Also maybe they are willing to give a bit more of salary because no fee for the recruiting company.

Also untrue.

In fact, unless you're a really skilled negotiator, the opposite is true -- it is in the recruiter's interest for you to get the best possible package (their commission is percentage based), and they are in a position to negotiate the package on your behalf. They are experienced at doing so; you are probably not, so let them do this work for you.

Your thought about the company not having to pay a fee for the recruiter is also unlikely to play a role. The cost of hiring someone is not just the recruiter fee. There's a bunch of other costs as well. In fact, having a recruiter involved can help to mitigate some of those costs, so the recruiter's fee is even less of an issue. Don't expect the absence of a recruiter to have any bearing on their salary offer, and don't expect to be able to use it as leverage for increasing their offer.

  • I believe recruiters can only claim fees if the applicant signs a contract with the recruiter, no?
    – Goose
    Commented Mar 7, 2018 at 13:35
  • 2
    @Goose: The contractual arrangement is between the recruiter and the employer, not with the candidates. As a job hunter, I have never ever been asked to sign anything by any recruiter. (My experience is limited to the UK, so possibly you may be correct in other countries, but I can't comment on that).
    – Simba
    Commented Mar 7, 2018 at 14:02
  • 1
    @Simba Actually not quite true on the negotiation. A recruiter has more of a financial interest in making sure you take the job than that you get the best deal, for two reasons. 1- he makes nothing if the company walks. 2- he makes more money by closing more deals, which gives him incentive to place quickly more than place for a maximum. Studies on real estate show a similar result- realtors who sell many houses as quickly as possible make more money than those who hold out for the best deal. Commented Mar 7, 2018 at 18:50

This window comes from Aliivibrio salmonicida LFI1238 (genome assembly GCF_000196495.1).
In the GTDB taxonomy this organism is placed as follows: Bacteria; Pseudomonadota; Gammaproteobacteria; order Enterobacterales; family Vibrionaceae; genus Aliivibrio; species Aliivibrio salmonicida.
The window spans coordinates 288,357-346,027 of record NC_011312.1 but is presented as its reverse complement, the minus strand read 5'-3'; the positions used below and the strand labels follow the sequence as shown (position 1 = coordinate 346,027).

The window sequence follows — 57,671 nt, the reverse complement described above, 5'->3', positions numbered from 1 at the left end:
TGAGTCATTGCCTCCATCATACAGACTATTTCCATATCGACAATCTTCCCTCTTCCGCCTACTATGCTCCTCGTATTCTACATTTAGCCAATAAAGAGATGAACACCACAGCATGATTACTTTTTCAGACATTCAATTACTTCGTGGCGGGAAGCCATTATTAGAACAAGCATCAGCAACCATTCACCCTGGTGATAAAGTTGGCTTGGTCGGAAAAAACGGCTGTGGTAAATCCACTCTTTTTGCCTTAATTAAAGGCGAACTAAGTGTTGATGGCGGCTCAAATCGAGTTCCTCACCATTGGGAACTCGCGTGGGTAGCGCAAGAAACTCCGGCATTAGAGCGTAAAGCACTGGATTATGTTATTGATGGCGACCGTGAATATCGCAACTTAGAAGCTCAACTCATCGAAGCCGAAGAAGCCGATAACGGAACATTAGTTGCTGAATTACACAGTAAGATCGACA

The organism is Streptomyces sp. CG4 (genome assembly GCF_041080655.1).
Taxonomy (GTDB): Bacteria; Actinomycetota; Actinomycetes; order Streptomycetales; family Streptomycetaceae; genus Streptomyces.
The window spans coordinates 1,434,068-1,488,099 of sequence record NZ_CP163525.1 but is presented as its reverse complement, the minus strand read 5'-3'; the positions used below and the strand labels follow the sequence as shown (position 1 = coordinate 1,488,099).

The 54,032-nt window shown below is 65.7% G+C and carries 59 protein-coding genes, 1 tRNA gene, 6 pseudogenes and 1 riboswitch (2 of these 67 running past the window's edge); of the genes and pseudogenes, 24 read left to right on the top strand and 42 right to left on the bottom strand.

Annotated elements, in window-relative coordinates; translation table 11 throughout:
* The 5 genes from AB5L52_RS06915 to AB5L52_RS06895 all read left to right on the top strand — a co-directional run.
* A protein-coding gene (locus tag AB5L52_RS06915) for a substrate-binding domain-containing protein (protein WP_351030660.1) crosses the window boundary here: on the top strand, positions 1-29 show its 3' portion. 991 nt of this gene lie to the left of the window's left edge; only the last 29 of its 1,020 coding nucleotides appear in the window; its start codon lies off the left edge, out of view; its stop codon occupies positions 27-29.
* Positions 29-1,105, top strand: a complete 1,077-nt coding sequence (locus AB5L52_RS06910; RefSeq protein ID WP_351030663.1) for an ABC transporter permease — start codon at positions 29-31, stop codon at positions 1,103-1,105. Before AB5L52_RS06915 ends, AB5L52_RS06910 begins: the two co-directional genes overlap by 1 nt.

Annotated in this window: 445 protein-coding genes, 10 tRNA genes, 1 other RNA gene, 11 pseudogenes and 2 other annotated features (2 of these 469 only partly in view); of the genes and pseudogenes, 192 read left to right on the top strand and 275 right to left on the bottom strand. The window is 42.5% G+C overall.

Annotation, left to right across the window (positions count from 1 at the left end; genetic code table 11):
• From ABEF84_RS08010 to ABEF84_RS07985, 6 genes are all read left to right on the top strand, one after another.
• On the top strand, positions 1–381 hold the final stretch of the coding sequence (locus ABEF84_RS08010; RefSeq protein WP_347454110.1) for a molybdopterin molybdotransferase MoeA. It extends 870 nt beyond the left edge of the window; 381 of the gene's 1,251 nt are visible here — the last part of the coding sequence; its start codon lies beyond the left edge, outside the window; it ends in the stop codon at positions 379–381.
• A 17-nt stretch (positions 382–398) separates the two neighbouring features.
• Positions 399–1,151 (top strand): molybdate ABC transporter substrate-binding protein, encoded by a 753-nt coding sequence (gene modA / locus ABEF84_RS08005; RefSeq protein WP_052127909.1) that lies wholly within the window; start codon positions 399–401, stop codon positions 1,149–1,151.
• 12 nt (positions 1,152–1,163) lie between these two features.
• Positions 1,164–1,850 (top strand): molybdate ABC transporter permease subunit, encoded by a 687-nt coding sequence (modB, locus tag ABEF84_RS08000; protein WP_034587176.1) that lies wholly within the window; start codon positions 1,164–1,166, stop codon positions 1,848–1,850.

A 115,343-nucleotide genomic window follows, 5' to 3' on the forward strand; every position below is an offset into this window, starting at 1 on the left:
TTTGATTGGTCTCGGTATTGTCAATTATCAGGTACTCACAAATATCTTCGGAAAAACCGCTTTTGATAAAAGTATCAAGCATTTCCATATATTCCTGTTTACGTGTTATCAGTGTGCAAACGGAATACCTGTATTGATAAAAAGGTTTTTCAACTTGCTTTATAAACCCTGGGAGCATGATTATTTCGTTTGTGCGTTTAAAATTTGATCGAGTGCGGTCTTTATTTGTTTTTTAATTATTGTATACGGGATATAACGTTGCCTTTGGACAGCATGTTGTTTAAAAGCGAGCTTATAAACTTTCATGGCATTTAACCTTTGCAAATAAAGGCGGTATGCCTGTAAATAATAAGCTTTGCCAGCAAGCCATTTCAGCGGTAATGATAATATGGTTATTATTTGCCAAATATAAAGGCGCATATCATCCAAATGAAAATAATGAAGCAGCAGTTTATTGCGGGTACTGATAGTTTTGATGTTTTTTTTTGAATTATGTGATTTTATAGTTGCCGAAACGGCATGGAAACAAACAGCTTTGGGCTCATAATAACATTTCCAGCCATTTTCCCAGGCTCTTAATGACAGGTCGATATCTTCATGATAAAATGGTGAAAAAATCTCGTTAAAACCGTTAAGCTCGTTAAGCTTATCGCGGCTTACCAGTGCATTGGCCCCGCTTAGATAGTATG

• @GabeSechan: you may have a point, but only if the job hunter has good negotiation skills of their own. Otherwise I still think you're better off letting the recruiter do it.
    – Simba
    Commented Mar 8, 2018 at 10:28
  • @Simba I don't think things are anywhere near as aligned as you do, especially having seen many recruiters take the first offer. They want a placement, max dollars is not their priority Commented Mar 8, 2018 at 13:34

At least in the US, the company hiring the recruiter is usually legally obligated to notify the recruiter and pay the recruiter anyway if the recruiter has proof the applicant contacted them first. This happens, and if you bring this up with both parties immediately, you'll be OK. If you know the hiring manager already and all parties know what's going on, it might even save everyone some time. The hiring manager will still have to pay, but time is money.

If you try to be sneaky about it, all bets are off. Personally if I were the hiring manager I'd disqualify you if you were sneaky.

Nothing prevents you from seeing through a public recruiter listing and deducing yourself where the position is and applying directly, though.


Rather than just lay out an answer based on what I would choose, I'll try to walk through the steps of arriving at an answer that's consistent with what you believe. I'll also give an example answer to show how this might be applied.

From the top down:

Essentially, the ethical practices that you carry out are laid on a foundation of core beliefs about what is right, or morals.